But the fact is, I do read a lot of blogs. For me, blogs are the equivalent of reading an amazing article in The New York Times or staring at an incredible painting at the MOMA. They are, quite simply, a vortex of inspiration. Without blogs, I wouldn't have learned about Trisha Martin's passion for Eating is Art and created a mashup based on her work. Without blogs, I wouldn't have been inspired by Cindy Ferguson's papercuts. Without blogs, I wouldn't have learned what a nanibird is!


And then there's cooking. Blogs have helped me plan my dinner - from this recipe to that recipe to this recipe. Pat was just diagnosed as gluten intolerant, and without the help from this blog, I wouldn't know where to start.


Blogs also help me keep up on my friends - from those who are in the process of moving far away to those whom I have been countries apart for years.

So yeah, I guess I do read a lot of blogs and I am so thankful for it. Besides providing me with endless inspiration and fascination, they also manage to give me a much needed laugh after a long day at work. I'll leave you with a blog I just discovered, Better Book Titles, by Dan Wilbur. I've shown a few of my favorites below - see if you can figure out the original titles. [Uncle Steve, I think you will like them. I also think we should come up with two of our own and submit!]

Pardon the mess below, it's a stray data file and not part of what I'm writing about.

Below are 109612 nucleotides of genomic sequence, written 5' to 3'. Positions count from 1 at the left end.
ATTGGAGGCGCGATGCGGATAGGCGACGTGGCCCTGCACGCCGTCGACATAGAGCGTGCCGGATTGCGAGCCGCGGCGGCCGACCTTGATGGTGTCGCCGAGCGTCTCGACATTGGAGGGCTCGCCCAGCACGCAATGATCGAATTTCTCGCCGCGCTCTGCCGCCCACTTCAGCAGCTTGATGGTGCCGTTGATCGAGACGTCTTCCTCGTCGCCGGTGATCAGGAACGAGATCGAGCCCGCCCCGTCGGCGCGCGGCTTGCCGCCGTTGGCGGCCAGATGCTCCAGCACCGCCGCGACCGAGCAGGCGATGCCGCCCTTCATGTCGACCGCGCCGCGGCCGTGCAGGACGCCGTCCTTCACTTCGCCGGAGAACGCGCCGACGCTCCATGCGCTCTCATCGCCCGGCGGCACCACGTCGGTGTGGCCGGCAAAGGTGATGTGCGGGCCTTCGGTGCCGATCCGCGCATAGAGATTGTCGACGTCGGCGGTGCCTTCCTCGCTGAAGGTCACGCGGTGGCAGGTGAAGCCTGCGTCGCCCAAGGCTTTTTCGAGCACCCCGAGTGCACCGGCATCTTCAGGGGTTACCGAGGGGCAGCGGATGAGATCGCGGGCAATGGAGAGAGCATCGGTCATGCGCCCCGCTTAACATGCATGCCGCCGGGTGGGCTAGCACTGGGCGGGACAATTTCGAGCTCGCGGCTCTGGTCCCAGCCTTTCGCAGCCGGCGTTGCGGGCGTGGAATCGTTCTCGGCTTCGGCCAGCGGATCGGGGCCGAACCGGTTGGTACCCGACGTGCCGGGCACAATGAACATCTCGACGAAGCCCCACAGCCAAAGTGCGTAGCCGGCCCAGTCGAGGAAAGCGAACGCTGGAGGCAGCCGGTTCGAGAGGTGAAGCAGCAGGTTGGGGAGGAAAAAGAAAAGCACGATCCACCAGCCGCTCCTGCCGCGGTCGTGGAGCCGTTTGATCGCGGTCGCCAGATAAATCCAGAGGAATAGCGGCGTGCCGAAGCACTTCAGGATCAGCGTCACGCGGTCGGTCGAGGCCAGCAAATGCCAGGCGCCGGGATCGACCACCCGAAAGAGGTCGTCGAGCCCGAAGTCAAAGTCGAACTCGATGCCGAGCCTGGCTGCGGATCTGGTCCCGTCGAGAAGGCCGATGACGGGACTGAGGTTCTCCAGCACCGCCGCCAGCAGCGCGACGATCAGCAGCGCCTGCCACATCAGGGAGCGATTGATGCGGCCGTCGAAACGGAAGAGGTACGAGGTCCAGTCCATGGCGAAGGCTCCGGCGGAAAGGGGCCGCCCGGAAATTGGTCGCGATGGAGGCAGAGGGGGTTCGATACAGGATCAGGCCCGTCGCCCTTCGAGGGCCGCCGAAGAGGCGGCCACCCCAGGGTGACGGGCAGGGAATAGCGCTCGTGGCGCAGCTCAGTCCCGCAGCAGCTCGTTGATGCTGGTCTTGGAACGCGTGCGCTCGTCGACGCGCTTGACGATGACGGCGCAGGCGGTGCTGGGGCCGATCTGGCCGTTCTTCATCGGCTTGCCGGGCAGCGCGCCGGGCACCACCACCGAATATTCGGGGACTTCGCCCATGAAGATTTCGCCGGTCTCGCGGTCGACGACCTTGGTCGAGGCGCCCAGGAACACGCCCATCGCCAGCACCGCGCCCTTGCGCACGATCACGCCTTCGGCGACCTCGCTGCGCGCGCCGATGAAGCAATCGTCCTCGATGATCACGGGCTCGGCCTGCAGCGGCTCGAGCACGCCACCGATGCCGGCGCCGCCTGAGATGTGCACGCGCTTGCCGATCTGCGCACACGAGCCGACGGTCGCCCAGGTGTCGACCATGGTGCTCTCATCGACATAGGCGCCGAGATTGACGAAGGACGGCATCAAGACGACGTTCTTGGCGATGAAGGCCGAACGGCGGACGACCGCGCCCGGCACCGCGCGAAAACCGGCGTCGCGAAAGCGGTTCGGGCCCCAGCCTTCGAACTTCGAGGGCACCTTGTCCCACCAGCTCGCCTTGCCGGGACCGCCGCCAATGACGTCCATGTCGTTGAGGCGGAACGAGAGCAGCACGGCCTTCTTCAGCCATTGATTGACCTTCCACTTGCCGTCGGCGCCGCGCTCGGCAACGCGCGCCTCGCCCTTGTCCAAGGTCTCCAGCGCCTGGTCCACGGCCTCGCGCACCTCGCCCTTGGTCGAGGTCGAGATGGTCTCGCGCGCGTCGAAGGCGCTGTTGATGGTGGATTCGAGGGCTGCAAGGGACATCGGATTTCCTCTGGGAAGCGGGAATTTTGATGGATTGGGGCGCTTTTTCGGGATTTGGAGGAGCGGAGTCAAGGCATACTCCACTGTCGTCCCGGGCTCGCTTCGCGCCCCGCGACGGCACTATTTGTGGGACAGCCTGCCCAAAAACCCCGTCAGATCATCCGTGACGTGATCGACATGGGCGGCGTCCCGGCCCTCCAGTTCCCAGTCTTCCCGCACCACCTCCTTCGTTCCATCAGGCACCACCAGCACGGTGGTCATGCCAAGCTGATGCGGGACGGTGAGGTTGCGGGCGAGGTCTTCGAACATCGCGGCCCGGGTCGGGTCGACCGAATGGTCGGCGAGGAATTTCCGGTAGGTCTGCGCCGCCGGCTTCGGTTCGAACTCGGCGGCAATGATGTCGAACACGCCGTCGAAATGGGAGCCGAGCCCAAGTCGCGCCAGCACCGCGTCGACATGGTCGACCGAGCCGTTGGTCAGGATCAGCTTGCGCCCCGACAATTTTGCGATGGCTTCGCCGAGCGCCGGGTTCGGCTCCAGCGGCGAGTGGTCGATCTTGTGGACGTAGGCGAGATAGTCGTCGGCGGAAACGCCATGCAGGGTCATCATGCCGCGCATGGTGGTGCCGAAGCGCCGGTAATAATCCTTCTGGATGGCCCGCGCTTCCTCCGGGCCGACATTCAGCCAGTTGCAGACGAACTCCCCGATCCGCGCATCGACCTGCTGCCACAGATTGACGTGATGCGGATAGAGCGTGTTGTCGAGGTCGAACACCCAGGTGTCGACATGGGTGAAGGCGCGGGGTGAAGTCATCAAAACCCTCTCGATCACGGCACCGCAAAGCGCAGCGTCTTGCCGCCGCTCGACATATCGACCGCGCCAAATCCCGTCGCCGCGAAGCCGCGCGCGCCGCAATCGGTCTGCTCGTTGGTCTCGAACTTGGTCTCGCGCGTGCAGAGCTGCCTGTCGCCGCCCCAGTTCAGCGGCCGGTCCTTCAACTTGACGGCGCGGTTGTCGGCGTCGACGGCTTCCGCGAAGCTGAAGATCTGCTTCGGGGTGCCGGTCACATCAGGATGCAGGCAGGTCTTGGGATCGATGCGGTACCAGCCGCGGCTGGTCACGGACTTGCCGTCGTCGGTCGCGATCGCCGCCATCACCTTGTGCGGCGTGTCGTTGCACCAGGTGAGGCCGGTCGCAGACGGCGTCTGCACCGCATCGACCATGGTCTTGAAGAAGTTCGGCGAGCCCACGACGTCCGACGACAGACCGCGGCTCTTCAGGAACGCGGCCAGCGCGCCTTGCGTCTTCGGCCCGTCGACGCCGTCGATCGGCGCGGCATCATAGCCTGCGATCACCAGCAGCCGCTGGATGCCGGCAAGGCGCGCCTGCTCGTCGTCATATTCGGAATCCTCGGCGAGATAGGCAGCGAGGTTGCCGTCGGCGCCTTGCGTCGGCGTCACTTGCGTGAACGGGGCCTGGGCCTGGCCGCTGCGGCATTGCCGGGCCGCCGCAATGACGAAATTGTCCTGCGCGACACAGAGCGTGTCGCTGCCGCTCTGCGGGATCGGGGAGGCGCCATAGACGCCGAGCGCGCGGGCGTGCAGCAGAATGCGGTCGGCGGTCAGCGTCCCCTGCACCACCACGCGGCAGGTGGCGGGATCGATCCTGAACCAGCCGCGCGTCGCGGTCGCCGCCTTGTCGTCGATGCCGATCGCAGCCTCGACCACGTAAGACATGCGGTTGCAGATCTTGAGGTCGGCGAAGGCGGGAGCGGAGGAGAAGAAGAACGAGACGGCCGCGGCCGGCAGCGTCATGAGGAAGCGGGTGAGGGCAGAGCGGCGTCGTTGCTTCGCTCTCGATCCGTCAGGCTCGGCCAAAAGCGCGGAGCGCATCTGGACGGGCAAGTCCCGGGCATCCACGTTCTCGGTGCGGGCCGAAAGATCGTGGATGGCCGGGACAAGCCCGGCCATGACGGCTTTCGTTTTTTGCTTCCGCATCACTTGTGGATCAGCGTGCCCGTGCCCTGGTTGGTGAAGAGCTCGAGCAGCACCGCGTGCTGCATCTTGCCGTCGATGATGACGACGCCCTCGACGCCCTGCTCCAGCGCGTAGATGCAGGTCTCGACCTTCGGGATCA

And my personal favorite...

Also, you may not hear from me for a few weeks. I'm FINALLY in the process of packing my stuff for the big move to Massachusetts next Saturday. This means my art supplies have officially gone on vacation and my computer will soon follow. I have a few ideas percolating and always welcome a Copycat Mashup Challenge (like this one and this one), should the mood strike you!


Peace,
Beth


Boondoggling in Brooklyn

Didn't know boondoggle was a word? Me neither. But thanks to my trusty thesaurus, I learned it's a synonym for procrastinate, and since I'm a sucker for alliteration...